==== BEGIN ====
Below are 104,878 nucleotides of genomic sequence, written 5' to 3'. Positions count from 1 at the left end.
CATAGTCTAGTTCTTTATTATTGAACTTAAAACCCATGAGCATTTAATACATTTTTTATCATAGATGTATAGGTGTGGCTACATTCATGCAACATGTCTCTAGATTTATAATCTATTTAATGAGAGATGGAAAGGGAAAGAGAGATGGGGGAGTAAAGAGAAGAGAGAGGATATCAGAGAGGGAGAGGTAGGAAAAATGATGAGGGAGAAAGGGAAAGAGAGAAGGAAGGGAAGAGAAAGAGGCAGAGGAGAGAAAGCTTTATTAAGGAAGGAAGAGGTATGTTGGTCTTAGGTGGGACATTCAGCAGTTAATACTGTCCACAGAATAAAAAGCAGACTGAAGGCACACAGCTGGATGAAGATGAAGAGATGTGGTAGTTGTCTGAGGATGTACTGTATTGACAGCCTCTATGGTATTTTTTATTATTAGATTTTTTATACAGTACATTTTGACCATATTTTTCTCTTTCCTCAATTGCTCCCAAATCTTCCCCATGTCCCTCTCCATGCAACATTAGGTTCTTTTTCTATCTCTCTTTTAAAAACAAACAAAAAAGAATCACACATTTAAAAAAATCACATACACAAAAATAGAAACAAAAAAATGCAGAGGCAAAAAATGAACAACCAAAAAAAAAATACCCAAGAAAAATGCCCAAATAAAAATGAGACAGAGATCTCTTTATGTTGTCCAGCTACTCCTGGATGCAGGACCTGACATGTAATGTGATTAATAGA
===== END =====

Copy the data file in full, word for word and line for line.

Below are 104,878 nucleotides of genomic sequence, written 5' to 3'. Positions count from 1 at the left end.
CATAGTCTAGTTCTTTATTATTGAACTTAAAACCCATGAGCATTTAATACATTTTTTATCATAGATGTATAGGTGTGGCTACATTCATGCAACATGTCTCTAGATTTATAATCTATTTAATGAGAGATGGAAAGGGAAAGAGAGATGGGGGAGTAAAGAGAAGAGAGAGGATATCAGAGAGGGAGAGGTAGGAAAAATGATGAGGGAGAAAGGGAAAGAGAGAAGGAAGGGAAGAGAAAGAGGCAGAGGAGAGAAAGCTTTATTAAGGAAGGAAGAGGTATGTTGGTCTTAGGTGGGACATTCAGCAGTTAATACTGTCCACAGAATAAAAAGCAGACTGAAGGCACACAGCTGGATGAAGATGAAGAGATGTGGTAGTTGTCTGAGGATGTACTGTATTGACAGCCTCTATGGTATTTTTTATTATTAGATTTTTTATACAGTACATTTTGACCATATTTTTCTCTTTCCTCAATTGCTCCCAAATCTTCCCCATGTCCCTCTCCATGCAACATTAGGTTCTTTTTCTATCTCTCTTTTAAAAACAAACAAAAAAGAATCACACATTTAAAAAAATCACATACACAAAAATAGAAACAAAAAAATGCAGAGGCAAAAAATGAACAACCAAAAAAAAAATACCCAAGAAAAATGCCCAAATAAAAATGAGACAGAGATCTCTTTATGTTGTCCAGCTACTCCTGGATGCAGGACCTGACATGTAATGTGATTAATAGA